Democracy sometimes offers up a mixed bag, a fact no more readily evident than in the Middle East. The elections offer a lens into a range of Arab and Muslim societies that are undergoing an identity crisis of how to operate in a democratic system brought forth, in part, by surging liberal and secular groups who have finally found their voice. In Tunisia, which boasts a population once thought of as strongly secular, democracy is off to a bumpy start thanks to conservative Islamists who, encouraged by the freer environment engendered by democracy, have been clashing with secularists. Meanwhile, Egypt has found itself left with two less than ideal candidates in its presidential elections; Ahmed Shafiq, a retired commander in the Egyptian air force and Muhammad Morsi, a member of the Muslim Brotherhood. Barring any electoral fraud, assassinations, or general turmoil, one of the two will win, and the Egyptian democratic experiment will have had its first success. By some accounts Morsi will secure the presidency, a victory that amounts to an affirmation by Egyptians of their Islamic identity and a rebuke of the past Mubarak regime that Shafiq was a member of.
America policy makers such as Secretary of State Hilary Clinton have made considerable efforts to embrace and encourage Egypt's democratization efforts. After all, if democracy were to now fail in Egypt, even more uncertainties would be inserted into the daily lives of Egyptians. Yet from a purely pragmatic viewpoint, the path that democracy in Egypt has set upon may not hold the best results for the American agenda. Islamic parties in Egypt are, at best, quietly hostile towards Israel. Liberal democratic values, such as equal rights to the Christians who make up around 10 percent of the Egyptian population, have the potential to suffer under the Muslim Brotherhood. Political Islam may not necessarily be orthogonal to equal rights, but neither is it its best advocate, a fact emphasized with Morsi's tacking towards the ultraconservative Salafist voting bloc.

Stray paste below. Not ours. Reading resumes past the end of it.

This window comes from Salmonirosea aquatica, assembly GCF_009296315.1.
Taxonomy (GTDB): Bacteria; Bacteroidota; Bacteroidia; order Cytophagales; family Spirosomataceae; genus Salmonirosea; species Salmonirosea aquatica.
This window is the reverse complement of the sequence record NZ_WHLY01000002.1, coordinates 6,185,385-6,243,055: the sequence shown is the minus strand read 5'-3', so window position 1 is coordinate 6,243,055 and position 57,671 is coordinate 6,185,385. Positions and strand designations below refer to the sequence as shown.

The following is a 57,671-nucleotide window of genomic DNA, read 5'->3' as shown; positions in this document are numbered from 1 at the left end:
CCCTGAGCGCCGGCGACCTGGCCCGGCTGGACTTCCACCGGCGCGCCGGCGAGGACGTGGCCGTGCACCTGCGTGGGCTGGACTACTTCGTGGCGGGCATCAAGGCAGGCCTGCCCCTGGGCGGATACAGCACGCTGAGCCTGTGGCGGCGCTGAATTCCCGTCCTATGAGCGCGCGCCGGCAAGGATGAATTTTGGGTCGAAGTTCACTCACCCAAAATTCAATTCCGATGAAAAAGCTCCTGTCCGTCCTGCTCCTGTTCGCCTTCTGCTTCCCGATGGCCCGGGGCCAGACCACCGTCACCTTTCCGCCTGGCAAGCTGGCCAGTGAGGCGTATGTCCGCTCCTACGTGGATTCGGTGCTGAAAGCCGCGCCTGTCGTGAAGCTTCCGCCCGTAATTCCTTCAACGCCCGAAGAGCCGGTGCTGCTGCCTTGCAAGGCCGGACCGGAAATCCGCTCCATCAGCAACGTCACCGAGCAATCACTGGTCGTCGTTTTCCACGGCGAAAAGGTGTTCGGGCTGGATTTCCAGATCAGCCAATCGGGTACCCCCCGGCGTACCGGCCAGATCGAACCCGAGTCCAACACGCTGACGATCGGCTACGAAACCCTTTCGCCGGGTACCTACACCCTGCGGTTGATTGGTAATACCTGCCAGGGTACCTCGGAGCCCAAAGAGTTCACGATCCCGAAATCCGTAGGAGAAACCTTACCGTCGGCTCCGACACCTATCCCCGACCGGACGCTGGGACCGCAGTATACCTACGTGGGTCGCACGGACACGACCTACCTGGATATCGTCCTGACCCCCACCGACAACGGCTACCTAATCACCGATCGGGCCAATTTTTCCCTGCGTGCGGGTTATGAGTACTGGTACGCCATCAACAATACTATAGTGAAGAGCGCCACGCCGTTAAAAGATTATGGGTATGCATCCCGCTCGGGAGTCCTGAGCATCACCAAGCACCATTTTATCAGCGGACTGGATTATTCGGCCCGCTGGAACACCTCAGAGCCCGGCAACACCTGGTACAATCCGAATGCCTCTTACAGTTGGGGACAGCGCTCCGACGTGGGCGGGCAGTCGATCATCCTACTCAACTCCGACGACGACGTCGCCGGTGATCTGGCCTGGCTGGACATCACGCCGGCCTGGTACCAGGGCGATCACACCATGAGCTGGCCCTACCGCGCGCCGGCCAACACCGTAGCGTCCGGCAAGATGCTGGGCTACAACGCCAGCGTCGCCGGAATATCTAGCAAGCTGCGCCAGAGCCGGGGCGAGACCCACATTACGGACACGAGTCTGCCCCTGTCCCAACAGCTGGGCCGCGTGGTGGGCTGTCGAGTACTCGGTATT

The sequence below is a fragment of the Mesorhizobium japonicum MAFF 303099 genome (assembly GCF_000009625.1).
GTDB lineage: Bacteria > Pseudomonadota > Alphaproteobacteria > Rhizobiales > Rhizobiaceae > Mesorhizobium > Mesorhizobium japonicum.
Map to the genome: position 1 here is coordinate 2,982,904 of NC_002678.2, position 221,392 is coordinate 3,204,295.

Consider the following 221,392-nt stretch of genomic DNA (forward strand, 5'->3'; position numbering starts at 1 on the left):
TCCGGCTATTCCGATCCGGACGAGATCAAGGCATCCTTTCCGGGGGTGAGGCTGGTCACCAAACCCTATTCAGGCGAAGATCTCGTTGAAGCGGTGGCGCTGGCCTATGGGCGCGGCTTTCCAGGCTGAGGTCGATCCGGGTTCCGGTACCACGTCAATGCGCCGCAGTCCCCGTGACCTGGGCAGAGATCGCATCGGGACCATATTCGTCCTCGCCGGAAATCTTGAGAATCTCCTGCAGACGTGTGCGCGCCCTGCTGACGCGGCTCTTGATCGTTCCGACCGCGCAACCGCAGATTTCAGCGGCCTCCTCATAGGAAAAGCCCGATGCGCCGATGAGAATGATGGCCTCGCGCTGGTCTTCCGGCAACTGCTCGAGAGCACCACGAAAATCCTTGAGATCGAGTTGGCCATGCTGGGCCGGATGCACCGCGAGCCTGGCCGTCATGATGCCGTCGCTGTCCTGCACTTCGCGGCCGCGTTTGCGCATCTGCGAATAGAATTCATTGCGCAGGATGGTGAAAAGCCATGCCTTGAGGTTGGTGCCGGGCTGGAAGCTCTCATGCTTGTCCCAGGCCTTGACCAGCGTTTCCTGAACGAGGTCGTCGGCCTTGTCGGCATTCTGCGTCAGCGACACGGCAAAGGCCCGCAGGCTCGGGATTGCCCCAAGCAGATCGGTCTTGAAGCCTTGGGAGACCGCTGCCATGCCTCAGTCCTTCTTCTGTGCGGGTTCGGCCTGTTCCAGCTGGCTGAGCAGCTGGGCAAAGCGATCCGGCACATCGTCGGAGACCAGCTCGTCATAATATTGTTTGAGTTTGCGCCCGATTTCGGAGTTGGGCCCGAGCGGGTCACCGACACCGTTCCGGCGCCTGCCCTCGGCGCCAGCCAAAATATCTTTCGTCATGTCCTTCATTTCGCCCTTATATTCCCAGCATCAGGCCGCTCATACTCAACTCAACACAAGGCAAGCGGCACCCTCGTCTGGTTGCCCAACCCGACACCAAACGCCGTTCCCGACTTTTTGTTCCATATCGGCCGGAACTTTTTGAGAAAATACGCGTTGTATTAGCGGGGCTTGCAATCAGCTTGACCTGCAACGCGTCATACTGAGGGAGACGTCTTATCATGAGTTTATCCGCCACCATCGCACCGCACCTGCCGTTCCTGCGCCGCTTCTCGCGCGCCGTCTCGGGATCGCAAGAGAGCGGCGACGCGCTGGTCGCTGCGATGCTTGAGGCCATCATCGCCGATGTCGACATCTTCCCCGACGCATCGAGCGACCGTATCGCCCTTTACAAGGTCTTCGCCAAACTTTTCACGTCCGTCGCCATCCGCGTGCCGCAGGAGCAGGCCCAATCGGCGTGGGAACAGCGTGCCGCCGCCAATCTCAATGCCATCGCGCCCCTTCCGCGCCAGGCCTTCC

The ties between the United States and Egyptian militaries are historically strong, fueled by billions dollars of American aid over the past three decades. A loss by the military's de facto candidate, Shafiq, could see a loss of American influence and capabilities in the region, vital not only to ensuring the security of the region and of Israel, but the continuation of ongoing counterterrorism, intelligence, and military operations in the Middle East.
It is probable that Egypt will be better off without the vile oppression of Hosni Mubarak's regime and his military lapdogs, including Shafiq. What remains to be seen, however, is if the United States and its allies will be.